Premenstrual Syndrome as a Sleep Disturbing Factor: A Cross-Sectional Study
Objective: To evaluate the lifestyle factors possibly related with premenstrual syndrome which were body mass index, coffee intake, smoking, regular physical exercise, and alcohol consumption, and investigate the impact of these lifestyle factors and premenstrual syndrome on sleep quality.
Methods and Methods: This cross-sectional study included 265 participants, and all applied Pittsburgh Sleep Quality Index and Premenstrual Syndrome Scale questionnaires.
Results: The prevalence of premenstrual syndrome among the participants was 57% (n:150). Participants with premenstrual syndrome had shorter total sleep time (p:0.001). Also, they needed longer time to fall asleep (p:0.001). The Pittsburgh Sleep Quality Index scores of the participants with premenstrual syndrome were higher than those without premenstrual syndorme (p<0.001), indicating poor sleep quality. It was observed that the participants with premenstrual syndrome had more coffee intake (p:0.040) and more regular physical activity (p:0.009), which were risk factors of premenstrual syndrome. premenstrual syndrome positivity was associated with increased poor sleep quality in both univariate and multivariate analyses (OR:5.93 95% CI: 3.46-10.15, p<0.001; OR:5.61 95% CI: 3.19-9.88, p<0.001, respectively). The remaining variables, which were risk factors of premenstrual syndrome, didn’t have any statistically significant association with sleep quality.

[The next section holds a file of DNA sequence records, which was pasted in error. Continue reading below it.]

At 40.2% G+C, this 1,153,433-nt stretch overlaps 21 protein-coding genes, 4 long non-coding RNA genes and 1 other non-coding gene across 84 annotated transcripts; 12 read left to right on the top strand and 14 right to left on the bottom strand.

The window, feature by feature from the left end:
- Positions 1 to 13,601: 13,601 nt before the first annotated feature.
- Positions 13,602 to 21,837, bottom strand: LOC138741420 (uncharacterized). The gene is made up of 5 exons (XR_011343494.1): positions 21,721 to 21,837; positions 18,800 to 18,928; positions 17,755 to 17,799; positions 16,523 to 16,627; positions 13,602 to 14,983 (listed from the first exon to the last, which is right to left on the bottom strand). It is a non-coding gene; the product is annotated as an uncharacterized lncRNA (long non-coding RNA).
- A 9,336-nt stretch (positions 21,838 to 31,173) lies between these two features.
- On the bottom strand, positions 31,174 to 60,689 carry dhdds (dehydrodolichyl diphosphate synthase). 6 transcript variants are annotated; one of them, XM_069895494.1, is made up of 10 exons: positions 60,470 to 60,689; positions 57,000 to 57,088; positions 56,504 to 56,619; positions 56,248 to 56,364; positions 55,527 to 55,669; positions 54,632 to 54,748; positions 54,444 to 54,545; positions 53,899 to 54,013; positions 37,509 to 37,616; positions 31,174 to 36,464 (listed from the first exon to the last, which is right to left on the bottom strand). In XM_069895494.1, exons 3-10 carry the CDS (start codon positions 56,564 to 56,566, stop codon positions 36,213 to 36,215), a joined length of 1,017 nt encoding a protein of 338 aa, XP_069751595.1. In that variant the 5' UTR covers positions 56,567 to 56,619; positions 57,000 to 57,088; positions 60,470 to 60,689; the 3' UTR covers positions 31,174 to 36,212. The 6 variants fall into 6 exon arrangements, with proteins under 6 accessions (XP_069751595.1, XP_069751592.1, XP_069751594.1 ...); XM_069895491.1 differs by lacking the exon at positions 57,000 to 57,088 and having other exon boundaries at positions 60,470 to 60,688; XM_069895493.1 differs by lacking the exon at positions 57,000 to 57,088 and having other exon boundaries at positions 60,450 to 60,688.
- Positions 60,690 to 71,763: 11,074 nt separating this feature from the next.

Conclusion: The important relation between premenstrual syndrome and sleep quality is highlighted. Relief of premenstrual syndrome complaints may lead to better sleep quality and enhancement of quality of life for a woman.